Christmas in the Heart
By Paul Laurence Dunbar, 1872 – 1906
The snow lies deep upon the ground,
And winter’s brightness all around
Decks bravely out the forest sere,
With jewels of the brave old year.
The coasting crowd upon the hill
With some new spirit seems to thrill;
And all the temple bells achime.
Ring out the glee of Christmas time.
In happy homes the brown oak-bough
Vies with the red-gemmed holly now;
And here and there, like pearls, there show
The berries of the mistletoe.
A sprig upon the chandelier
Says to the maidens, “Come not here!”
Even the pauper of the earth
Some kindly gift has cheered to mirth!
Within his chamber, dim and cold,
There sits a grasping miser old.
He has no thought save one of gain,—
To grind and gather and grasp and drain.
A peal of bells, a merry shout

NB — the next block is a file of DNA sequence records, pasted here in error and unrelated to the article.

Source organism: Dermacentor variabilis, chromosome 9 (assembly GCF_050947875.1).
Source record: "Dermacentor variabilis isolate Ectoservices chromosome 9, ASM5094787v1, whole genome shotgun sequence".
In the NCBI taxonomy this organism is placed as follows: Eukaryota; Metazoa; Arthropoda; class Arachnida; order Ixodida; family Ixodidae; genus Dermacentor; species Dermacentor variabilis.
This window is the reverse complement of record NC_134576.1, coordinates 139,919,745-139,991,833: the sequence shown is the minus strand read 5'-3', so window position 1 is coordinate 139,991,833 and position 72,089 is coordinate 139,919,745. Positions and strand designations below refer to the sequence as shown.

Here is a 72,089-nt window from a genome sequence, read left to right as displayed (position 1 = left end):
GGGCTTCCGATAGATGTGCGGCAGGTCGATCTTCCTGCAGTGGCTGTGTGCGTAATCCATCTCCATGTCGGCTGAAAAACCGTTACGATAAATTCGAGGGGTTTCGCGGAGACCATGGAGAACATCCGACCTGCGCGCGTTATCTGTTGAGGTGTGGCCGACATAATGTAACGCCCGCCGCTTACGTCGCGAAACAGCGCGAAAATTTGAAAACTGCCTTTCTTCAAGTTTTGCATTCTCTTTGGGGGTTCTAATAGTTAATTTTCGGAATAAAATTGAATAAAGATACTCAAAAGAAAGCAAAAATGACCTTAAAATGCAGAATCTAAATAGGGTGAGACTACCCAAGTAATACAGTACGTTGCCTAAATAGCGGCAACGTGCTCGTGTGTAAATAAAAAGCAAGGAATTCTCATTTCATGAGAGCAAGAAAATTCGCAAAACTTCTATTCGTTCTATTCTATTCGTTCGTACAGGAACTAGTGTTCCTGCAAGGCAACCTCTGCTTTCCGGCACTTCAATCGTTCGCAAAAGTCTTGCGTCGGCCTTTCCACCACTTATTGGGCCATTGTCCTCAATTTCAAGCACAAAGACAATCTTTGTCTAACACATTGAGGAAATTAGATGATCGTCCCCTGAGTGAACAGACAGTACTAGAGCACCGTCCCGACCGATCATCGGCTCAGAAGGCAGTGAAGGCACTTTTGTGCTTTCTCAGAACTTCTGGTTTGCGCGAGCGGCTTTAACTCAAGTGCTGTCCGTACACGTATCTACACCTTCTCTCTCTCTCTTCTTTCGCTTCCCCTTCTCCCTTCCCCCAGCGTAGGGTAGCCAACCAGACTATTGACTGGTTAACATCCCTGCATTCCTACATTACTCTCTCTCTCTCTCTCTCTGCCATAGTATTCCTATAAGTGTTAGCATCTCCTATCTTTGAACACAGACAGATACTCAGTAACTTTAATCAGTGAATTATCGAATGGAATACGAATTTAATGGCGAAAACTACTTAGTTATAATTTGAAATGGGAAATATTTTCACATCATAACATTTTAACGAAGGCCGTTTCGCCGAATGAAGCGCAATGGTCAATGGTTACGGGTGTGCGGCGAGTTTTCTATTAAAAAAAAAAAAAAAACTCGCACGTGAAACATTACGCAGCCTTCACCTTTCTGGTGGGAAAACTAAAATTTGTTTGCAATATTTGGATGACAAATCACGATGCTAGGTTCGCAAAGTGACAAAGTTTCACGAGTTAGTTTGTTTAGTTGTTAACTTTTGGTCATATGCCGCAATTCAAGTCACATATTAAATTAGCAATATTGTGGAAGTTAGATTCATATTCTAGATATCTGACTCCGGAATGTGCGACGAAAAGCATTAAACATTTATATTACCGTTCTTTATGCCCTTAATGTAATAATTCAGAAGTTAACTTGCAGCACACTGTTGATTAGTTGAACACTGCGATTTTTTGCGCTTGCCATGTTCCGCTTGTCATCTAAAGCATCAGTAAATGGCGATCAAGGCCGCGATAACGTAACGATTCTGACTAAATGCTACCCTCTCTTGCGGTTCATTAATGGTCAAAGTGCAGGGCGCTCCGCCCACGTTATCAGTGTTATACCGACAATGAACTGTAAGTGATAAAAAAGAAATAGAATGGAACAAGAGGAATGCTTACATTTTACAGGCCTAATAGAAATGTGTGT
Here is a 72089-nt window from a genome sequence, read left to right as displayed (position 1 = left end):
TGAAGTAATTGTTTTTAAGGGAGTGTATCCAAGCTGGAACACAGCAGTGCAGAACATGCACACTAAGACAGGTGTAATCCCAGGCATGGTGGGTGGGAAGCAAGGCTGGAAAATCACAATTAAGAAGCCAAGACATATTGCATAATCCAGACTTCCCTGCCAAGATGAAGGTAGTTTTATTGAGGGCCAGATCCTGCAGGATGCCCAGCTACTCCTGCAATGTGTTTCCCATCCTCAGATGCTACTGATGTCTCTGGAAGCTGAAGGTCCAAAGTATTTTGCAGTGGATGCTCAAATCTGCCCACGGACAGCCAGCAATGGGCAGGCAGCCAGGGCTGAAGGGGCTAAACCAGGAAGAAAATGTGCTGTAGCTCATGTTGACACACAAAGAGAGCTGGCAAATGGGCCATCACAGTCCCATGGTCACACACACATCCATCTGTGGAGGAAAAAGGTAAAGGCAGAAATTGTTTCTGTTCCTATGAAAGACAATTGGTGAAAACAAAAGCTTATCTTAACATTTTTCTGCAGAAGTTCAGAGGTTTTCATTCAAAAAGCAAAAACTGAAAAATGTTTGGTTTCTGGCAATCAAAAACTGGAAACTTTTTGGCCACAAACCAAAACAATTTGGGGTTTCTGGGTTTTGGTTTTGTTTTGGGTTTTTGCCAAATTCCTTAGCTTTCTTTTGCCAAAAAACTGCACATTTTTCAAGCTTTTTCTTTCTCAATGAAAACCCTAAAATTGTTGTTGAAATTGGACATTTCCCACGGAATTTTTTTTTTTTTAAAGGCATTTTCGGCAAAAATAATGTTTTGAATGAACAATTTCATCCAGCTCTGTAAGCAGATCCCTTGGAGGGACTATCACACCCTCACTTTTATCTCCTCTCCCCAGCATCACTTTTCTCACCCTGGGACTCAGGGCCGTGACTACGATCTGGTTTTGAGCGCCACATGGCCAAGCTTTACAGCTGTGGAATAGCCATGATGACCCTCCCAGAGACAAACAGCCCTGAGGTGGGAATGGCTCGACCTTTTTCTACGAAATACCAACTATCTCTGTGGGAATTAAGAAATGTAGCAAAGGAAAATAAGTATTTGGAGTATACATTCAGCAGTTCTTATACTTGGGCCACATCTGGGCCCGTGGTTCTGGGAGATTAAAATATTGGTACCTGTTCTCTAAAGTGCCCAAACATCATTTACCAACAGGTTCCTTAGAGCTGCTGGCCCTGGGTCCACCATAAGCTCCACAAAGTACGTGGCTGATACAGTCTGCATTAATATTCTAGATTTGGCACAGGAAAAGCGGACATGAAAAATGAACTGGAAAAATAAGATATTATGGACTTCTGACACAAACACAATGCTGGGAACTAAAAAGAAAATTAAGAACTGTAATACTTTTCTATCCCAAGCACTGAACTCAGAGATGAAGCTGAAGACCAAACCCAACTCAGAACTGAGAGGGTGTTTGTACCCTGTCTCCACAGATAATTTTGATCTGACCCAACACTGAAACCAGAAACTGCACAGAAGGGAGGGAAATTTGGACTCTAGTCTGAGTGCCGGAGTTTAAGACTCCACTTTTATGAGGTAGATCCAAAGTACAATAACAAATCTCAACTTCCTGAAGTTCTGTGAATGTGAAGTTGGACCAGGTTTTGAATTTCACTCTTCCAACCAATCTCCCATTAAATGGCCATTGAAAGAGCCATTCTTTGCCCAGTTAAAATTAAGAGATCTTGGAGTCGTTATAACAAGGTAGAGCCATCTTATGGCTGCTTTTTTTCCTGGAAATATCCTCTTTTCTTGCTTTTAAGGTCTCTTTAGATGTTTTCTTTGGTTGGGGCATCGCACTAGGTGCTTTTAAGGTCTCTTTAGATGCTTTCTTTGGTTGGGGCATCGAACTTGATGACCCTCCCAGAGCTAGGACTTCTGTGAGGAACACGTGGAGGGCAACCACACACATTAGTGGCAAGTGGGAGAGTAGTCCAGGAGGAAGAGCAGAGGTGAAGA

Assail his ear: he gazes out
Upon a world to him all gray,
And snarls, “Why, this is Christmas Day!”
No, man of ice,—for shame, for shame!
For “Christmas Day” is no mere name.
No, not for you this ringing cheer,
This festal season of the year.
And not for you the chime of bells
From holy temple rolls and swells.
In day and deed he has no part—
Who holds not Christmas in his heart!
Paul Laurence Dunbar, born in 1872 and the author of numerous collections of poetry and prose, was one of the first African American poets to gain national recognition.
Merry Christmas Everyone!
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